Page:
Weary of the fact that the Cavallotto family likes to sleep in, we arrived for our 10 am tasting. Quiet at first, but after walking around for awhile, I think we managed to wake up parts of the family. Giuseppe showed us around. More than an hours in the garden, and overlooking the vineyards. The Arboret is mostly his father’s passion, but the entire family share the passion for nature and the wonders of agriculture and winemaking. Their cellar is mixture of old and new, with newest part is built in 2002.
First out was a Langhe Pinot Noir. From 2009, classified as a warm year in the Langhe. Truly a different kind of wine, a white red wine if you like. With deep yellow color, came across a perfect summer wine.
Next, the 09 Dolcetto d’Alba Vigna Scot. In most years, at this price point, one of the better buys you can do. So also for the 09. Giuseppe did forewarn us though, of a not so good year for Dolcetto in Castiglione Falletto overall in 2010.
The 07 Barbera d’Alba Vigna Cucolo Bricco Boschis has spent 2 years in wood. High acidity, a bit more all over the place than the normally very balanced barbera from Cavalotto. That said, this barbera competes well over it’s price range – the similar efforts from people like Conterno, Rinaldi, and Giacosa, are 10 to 15 EUROs above.
The 06 Barolo Bricco Boschis was earthy, with tobacco and licorice notes. Silky tannins, and very balanced. One of the great wines of the 06 vintage. Should be at its best some 10+ years from now.
Giuseppe also generously offered to taste the 04 Barolo Riserva Vigna San Giuseppe. A bit closed down still, it gives away dark berry and wet forest floor aromas. An extremely balanced and elegant wine. One of the top wines tasted on this year’s tour of the Langhe. Well done.
Giuseppe will tell you that is has been impossible to make great wines in years other than 04 and 06 lately. Translated into normal English and Italian, subtracting the humility of the older brother, that basically means that 04 and 06 are extraordinary, and that wines from the other years are just simply great.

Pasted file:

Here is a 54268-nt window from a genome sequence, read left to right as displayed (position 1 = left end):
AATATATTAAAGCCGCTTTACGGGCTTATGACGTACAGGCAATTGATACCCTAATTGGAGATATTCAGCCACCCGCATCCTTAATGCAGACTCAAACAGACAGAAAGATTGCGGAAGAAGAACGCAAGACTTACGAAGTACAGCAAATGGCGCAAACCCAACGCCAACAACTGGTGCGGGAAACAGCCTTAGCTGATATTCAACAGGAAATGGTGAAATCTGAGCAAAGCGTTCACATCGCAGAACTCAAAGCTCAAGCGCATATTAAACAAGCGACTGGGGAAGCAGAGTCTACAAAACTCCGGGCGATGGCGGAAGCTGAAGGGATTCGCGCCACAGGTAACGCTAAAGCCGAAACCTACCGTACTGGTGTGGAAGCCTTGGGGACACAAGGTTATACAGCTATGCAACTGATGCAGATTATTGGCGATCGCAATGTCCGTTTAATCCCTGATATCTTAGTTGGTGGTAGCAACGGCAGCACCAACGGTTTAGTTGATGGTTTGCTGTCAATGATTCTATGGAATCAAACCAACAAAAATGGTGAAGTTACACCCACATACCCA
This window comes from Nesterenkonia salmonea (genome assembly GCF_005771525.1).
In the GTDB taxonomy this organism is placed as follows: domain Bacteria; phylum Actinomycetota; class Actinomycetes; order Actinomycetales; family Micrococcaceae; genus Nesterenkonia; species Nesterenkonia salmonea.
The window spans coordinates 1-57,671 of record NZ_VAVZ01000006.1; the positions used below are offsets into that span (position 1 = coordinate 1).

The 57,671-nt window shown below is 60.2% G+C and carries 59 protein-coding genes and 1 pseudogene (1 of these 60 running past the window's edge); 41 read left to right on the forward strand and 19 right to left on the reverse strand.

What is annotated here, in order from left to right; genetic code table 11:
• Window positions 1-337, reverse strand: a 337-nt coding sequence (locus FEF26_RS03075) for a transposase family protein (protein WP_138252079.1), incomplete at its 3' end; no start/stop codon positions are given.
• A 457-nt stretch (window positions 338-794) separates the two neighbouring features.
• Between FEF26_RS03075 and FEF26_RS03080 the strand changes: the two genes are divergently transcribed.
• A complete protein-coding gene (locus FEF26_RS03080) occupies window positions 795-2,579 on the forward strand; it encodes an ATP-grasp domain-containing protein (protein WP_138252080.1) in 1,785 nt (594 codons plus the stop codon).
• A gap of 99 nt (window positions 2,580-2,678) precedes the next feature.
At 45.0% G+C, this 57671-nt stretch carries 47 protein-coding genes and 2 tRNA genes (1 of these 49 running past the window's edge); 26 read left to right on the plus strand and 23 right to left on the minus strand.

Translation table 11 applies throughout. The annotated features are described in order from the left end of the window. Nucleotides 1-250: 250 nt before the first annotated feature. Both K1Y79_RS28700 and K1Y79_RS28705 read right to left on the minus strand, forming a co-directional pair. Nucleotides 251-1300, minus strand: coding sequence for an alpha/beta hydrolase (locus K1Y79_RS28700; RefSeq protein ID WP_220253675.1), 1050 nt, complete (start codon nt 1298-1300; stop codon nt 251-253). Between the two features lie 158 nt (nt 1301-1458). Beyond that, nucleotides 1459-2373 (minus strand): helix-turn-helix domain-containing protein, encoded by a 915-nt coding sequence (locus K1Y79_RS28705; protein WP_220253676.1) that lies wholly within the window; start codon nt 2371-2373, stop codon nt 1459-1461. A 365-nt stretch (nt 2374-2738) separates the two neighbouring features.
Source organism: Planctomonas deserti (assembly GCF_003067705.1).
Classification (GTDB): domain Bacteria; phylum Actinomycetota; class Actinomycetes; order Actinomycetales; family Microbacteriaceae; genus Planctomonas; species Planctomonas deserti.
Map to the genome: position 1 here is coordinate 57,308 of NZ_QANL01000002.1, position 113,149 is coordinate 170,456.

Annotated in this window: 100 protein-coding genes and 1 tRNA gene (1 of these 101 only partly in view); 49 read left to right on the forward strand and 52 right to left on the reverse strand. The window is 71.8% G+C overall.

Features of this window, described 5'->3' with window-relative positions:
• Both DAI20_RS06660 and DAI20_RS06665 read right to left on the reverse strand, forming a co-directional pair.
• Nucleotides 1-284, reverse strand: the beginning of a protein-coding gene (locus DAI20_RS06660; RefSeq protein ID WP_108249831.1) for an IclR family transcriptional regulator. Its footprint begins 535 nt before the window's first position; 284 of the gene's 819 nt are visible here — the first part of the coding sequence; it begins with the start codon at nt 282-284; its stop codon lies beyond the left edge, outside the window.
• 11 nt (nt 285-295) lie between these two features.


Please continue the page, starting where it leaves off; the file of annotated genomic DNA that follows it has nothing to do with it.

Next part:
It’s hard to top a Cavallotto winery visit, but if anyone is to come close, Vietti is a good bet. Great wines, marvelous winery, and a wonderful family. Spending time with either Elena or Luca Currado is interesting, educational, passionate, and more than anything, fun! This time around no exception.
After an hour-plus-long tour of their winery (together with a family from Washington State, US), we tasted our first wine, the Roero Arneis 2011. Almost water-like color. Citrus, orange, fresh. First vintage in 1967 – the love of Alfredo, made from small vineyards in Santo Stefano, Roero.
The 08 Barbera d’Alba Tre Vigne, who has spent 6 months in casks, is all blackberry and blueberry, medium long, competes well above its price.
A favorite of mine for many years, this time the 2006, Barbera d’Asti La Crena, is very dark in color, licorice, red berries and herbs on the nose. Concentrated, but still elegant. Silky, a mouthful, goes on forever. This wine is always a good bet, I cannot remember tasting a sub-par La Crena. It is made from old vines (1930s) in the La Crena vineyard in Agliano d’Asti.
Next up, the 07 Barolo Castiglione. Aromas of violets and roses, warm fruit. Balanced, Perbacco like. Customers and critics alike always rave about Vietti’s “base” Barolo, but whilst I agree, I think the best bang-for-the-buck wine from Luca and Elena, in 2007 is their Langhe Nebbiolo Perbacco. Not part of the tasting at this visit, but a stablemate at our home in Norway.
When attending a tasting in Houston, US, this spring, Luca had the 06 as part of the lineup. Elena decided she had to match her husband, and went and brabbed a 07 Barolo Brunate for us to taste. (I promised not to tell Luca, so if you’re reading this, the same goes for you – do not tell Luca, or Elena will get in trouble……). The 07 Brunate was tobacco, minerally, earthy, a tad of toasted oak. Warm, balanced, and round. Astringent, very long aftertaste. I am a big fan of wines from the Brunate vineyard, and Vietti is one of the best producers of this cru.
Next up was lunch at Ristorante le Torri. As always fantastic food, and some good wine to with it. It was all empty though, and I hope that was a one-off incident. The restaurant is too good to not have people at the tables.
All in all, our morning and mid-day in Castiglione Falletto, was everything a wine day should be. Visiting Cavallotto and Vietti is highly recommended, to learn, to taste, to laugh, and to remember.
Note: Day 2 of our Piemonte visit in 2011, was July 1. Sincere apologies for late posting.